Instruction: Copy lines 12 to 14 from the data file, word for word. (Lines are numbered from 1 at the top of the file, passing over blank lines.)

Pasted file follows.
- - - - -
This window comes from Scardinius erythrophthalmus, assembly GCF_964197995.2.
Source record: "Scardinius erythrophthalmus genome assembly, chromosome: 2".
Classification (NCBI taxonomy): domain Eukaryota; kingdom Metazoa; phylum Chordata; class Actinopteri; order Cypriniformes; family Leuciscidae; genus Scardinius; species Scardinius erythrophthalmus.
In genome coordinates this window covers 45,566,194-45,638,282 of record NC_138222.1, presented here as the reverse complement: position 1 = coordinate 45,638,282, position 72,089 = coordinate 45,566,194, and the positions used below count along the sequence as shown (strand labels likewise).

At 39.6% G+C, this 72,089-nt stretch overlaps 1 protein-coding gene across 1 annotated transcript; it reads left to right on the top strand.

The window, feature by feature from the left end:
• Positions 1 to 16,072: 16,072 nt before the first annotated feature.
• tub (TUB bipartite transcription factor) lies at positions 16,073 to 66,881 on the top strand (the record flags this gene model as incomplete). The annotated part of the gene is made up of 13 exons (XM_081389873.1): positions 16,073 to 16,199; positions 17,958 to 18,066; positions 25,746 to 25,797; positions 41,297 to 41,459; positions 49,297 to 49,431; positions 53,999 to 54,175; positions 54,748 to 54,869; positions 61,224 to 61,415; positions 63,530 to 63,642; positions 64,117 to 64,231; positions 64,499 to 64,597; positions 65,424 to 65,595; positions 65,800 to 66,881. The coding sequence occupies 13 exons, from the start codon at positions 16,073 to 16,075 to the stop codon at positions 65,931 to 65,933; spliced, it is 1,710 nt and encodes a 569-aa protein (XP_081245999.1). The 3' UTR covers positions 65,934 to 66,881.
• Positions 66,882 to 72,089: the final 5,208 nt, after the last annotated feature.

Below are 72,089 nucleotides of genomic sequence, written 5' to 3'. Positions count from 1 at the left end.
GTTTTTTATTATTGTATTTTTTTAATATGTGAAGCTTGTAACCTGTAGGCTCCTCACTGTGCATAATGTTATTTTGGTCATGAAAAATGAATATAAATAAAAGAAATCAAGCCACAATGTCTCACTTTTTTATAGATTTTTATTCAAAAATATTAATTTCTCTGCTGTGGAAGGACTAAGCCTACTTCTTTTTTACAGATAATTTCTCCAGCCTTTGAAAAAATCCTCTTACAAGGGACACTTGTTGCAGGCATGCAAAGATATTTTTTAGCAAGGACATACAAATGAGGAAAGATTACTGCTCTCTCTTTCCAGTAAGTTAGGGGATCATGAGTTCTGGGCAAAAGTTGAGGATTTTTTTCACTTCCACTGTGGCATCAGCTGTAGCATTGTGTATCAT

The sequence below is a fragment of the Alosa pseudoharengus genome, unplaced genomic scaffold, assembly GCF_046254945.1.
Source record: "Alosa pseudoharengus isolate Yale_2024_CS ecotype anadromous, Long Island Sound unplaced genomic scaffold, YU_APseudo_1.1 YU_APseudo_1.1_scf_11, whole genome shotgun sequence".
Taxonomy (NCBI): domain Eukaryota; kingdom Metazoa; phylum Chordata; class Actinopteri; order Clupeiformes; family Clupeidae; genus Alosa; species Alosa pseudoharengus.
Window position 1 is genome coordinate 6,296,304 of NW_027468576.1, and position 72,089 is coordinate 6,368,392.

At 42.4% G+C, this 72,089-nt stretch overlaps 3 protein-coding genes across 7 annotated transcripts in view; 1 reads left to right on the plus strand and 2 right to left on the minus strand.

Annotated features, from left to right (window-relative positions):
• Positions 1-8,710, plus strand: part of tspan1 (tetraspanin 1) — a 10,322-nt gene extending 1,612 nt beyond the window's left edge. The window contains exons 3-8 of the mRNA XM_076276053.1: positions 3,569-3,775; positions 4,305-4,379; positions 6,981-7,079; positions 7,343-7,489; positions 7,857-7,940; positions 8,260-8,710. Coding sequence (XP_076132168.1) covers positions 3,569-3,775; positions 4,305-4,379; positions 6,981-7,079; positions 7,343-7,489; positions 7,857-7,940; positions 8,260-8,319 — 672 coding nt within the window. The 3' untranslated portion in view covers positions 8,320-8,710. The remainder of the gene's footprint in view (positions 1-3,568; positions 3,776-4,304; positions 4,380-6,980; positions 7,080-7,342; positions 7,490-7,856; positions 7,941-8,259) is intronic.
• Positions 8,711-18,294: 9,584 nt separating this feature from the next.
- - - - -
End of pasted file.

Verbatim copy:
The sequence below is a fragment of the Alosa pseudoharengus genome, unplaced genomic scaffold, assembly GCF_046254945.1.
Source record: "Alosa pseudoharengus isolate Yale_2024_CS ecotype anadromous, Long Island Sound unplaced genomic scaffold, YU_APseudo_1.1 YU_APseudo_1.1_scf_11, whole genome shotgun sequence".
Taxonomy (NCBI): domain Eukaryota; kingdom Metazoa; phylum Chordata; class Actinopteri; order Clupeiformes; family Clupeidae; genus Alosa; species Alosa pseudoharengus.